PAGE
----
Kicking things off are Simmer who run into technical difficulties straight away. This leads to an atmospheric instrumental number to fill time. When things are up and running, the band struggle to gain the crowd’s attention but soon hit their stride, around the third song in, and the reaction to their set is pretty good.
Next up are hometown boys, Landmarks (image on right) who show Sound Control exactly what pop-punk should be –loud, passionate and energetic enough to get the crowd bouncing. The vocal work between lead singer, Brad Shea and bassist, Adam Long is a beautiful combination of passion and power. The band manage to play catchy tunes without falling into the easy trap of sounding too much like every other band within the genre, bringing about a Set Your Goals feel to this side of the pond without losing their own identity as a band. With them taking to the studio in November to record their album, I have high hopes for what the finished product sounds like.
If I was giving an award for most energetic front man, Roam’s Alex Costello would win hands down. He’s a tiny powerhouse onstage and has the crowd lapping it up from the very get go. His stage presence reminds me of a younger Bert McCracken (The Used) with the way he blurs the line between band and fans. The band themselves bring out a different, little more aggressive , side of pop-punk with Charlie Pearson’s pounding drum beats shaking you to your very core (in the best possible way). Naivety seems to be a crowd favourite–with fans all clamouring to get closer to the stage. I just hope that when the band, inevitably, gain more exposure they don’t lose this intimacy with their fans.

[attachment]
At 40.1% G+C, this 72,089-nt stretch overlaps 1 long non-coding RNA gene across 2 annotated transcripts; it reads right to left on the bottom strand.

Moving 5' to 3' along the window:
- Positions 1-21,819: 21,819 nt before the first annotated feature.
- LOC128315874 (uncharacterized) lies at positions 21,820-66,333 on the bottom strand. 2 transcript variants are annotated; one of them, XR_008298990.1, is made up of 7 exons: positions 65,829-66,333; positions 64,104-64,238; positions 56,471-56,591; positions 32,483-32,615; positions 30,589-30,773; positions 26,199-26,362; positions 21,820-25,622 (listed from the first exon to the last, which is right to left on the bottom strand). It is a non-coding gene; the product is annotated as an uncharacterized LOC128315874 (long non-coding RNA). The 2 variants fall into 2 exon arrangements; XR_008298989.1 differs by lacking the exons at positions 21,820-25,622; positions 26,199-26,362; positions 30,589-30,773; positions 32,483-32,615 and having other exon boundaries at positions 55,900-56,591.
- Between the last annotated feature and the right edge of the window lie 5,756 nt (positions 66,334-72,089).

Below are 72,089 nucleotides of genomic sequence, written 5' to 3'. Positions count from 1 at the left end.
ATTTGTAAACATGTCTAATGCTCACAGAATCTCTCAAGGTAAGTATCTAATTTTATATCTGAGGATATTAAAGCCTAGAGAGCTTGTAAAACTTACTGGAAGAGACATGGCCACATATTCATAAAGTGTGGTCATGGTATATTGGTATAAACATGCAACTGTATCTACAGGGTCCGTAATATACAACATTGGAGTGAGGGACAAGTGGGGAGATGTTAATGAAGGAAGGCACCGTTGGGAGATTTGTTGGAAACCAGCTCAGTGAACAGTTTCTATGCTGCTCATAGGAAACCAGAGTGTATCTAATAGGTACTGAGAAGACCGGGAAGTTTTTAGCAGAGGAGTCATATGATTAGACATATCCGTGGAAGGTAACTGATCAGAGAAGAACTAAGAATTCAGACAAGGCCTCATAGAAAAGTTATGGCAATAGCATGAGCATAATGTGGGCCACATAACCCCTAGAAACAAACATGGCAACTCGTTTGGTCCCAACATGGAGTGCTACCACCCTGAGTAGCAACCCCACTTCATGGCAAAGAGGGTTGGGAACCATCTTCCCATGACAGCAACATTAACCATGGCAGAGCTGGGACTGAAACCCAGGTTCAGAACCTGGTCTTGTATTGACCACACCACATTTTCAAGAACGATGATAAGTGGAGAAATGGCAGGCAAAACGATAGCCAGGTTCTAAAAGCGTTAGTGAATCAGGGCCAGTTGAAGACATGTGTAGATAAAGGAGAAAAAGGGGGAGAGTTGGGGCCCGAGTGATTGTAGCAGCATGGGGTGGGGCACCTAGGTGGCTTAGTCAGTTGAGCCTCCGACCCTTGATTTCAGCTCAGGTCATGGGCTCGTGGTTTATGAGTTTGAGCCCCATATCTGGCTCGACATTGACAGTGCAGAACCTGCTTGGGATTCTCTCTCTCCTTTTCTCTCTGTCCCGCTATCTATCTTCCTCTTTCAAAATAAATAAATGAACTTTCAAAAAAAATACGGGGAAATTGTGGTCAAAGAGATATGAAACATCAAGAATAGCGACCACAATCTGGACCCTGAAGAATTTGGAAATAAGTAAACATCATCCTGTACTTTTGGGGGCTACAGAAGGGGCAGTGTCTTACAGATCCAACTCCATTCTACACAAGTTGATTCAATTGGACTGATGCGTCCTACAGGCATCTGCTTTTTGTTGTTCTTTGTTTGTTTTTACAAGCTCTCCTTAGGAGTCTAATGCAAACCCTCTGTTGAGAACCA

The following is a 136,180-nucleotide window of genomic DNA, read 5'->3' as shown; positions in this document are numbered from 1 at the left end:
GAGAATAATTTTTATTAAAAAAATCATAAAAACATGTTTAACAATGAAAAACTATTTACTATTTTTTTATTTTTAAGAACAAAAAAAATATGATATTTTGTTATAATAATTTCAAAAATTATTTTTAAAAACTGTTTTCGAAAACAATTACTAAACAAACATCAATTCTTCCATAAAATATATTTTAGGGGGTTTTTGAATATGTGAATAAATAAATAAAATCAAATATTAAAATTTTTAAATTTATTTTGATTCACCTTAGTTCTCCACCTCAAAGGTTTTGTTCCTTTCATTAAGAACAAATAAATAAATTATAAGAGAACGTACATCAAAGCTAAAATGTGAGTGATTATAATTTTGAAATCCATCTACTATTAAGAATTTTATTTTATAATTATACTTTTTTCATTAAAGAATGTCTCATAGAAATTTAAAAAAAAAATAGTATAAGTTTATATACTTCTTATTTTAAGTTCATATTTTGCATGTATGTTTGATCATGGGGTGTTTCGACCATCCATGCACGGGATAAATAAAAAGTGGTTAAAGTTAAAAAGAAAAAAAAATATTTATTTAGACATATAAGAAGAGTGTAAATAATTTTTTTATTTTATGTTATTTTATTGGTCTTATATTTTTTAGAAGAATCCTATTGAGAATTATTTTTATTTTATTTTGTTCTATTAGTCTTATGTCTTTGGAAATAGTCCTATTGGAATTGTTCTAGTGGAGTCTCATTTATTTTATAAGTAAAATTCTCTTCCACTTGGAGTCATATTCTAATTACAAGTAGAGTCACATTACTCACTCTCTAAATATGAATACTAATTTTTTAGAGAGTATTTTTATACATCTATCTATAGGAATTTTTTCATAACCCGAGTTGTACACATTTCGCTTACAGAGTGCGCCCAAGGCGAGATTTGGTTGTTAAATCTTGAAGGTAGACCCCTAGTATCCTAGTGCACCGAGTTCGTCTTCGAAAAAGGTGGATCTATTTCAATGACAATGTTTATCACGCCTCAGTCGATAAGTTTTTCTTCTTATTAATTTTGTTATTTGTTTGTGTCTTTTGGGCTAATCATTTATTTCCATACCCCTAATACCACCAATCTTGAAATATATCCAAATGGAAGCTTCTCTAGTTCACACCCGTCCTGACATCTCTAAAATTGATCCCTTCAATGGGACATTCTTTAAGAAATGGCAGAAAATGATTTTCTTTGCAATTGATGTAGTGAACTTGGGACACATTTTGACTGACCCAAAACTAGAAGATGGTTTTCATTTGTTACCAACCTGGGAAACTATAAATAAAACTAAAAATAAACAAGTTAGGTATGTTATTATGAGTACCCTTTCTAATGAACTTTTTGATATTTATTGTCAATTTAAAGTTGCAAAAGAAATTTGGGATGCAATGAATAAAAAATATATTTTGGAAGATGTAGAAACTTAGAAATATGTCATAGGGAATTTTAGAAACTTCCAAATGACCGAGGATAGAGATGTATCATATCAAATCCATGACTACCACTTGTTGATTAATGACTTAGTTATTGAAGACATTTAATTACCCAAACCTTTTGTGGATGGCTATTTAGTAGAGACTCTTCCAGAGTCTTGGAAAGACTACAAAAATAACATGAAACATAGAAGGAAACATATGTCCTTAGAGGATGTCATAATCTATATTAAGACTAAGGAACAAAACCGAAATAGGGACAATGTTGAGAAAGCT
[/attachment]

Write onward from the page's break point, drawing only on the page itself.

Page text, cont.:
Having released their long awaited second album ‘I’m Completely Fine ’just over two weeks ago, the Crowd is understandably raring to go when Me Vs Hero storm the stage. Sing-alongs, stage invasions and crowd surfers kicking the lighting rig (health and safety nightmare but the fan’s delight)….and it’s only two songs into their set. These guys show everyone just what the whole pop punk scene is about. A sense of community, of comradery, all wrapped up in a bouncy beat and a whole lot of fun.
Picture Credit: Ben Sheridan